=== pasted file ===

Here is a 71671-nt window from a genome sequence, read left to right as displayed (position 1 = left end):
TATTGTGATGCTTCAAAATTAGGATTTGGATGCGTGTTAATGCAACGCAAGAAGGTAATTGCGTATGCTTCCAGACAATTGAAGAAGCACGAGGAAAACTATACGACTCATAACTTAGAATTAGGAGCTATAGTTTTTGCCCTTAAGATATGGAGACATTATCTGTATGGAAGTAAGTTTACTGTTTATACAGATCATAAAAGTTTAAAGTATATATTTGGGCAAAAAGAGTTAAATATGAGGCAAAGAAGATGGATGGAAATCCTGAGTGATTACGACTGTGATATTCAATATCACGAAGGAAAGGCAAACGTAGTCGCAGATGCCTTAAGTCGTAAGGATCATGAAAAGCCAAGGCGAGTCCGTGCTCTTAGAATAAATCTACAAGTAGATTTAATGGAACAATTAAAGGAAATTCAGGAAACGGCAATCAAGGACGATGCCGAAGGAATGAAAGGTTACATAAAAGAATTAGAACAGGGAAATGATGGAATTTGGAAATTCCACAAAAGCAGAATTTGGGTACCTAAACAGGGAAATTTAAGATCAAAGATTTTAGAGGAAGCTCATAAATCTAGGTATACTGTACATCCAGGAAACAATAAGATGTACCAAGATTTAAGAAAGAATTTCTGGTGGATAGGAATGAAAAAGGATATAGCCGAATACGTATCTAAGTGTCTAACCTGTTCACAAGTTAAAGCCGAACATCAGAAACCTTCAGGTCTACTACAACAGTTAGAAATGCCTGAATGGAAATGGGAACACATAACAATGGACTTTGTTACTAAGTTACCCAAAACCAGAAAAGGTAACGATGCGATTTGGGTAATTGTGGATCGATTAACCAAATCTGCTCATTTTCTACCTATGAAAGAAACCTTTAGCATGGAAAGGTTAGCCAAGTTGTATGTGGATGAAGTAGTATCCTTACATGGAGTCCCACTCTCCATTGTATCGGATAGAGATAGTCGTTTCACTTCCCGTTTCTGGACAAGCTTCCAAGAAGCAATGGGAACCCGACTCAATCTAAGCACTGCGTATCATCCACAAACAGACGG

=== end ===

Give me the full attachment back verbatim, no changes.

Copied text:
Here is a 71671-nt window from a genome sequence, read left to right as displayed (position 1 = left end):
TATTGTGATGCTTCAAAATTAGGATTTGGATGCGTGTTAATGCAACGCAAGAAGGTAATTGCGTATGCTTCCAGACAATTGAAGAAGCACGAGGAAAACTATACGACTCATAACTTAGAATTAGGAGCTATAGTTTTTGCCCTTAAGATATGGAGACATTATCTGTATGGAAGTAAGTTTACTGTTTATACAGATCATAAAAGTTTAAAGTATATATTTGGGCAAAAAGAGTTAAATATGAGGCAAAGAAGATGGATGGAAATCCTGAGTGATTACGACTGTGATATTCAATATCACGAAGGAAAGGCAAACGTAGTCGCAGATGCCTTAAGTCGTAAGGATCATGAAAAGCCAAGGCGAGTCCGTGCTCTTAGAATAAATCTACAAGTAGATTTAATGGAACAATTAAAGGAAATTCAGGAAACGGCAATCAAGGACGATGCCGAAGGAATGAAAGGTTACATAAAAGAATTAGAACAGGGAAATGATGGAATTTGGAAATTCCACAAAAGCAGAATTTGGGTACCTAAACAGGGAAATTTAAGATCAAAGATTTTAGAGGAAGCTCATAAATCTAGGTATACTGTACATCCAGGAAACAATAAGATGTACCAAGATTTAAGAAAGAATTTCTGGTGGATAGGAATGAAAAAGGATATAGCCGAATACGTATCTAAGTGTCTAACCTGTTCACAAGTTAAAGCCGAACATCAGAAACCTTCAGGTCTACTACAACAGTTAGAAATGCCTGAATGGAAATGGGAACACATAACAATGGACTTTGTTACTAAGTTACCCAAAACCAGAAAAGGTAACGATGCGATTTGGGTAATTGTGGATCGATTAACCAAATCTGCTCATTTTCTACCTATGAAAGAAACCTTTAGCATGGAAAGGTTAGCCAAGTTGTATGTGGATGAAGTAGTATCCTTACATGGAGTCCCACTCTCCATTGTATCGGATAGAGATAGTCGTTTCACTTCCCGTTTCTGGACAAGCTTCCAAGAAGCAATGGGAACCCGACTCAATCTAAGCACTGCGTATCATCCACAAACAGACGG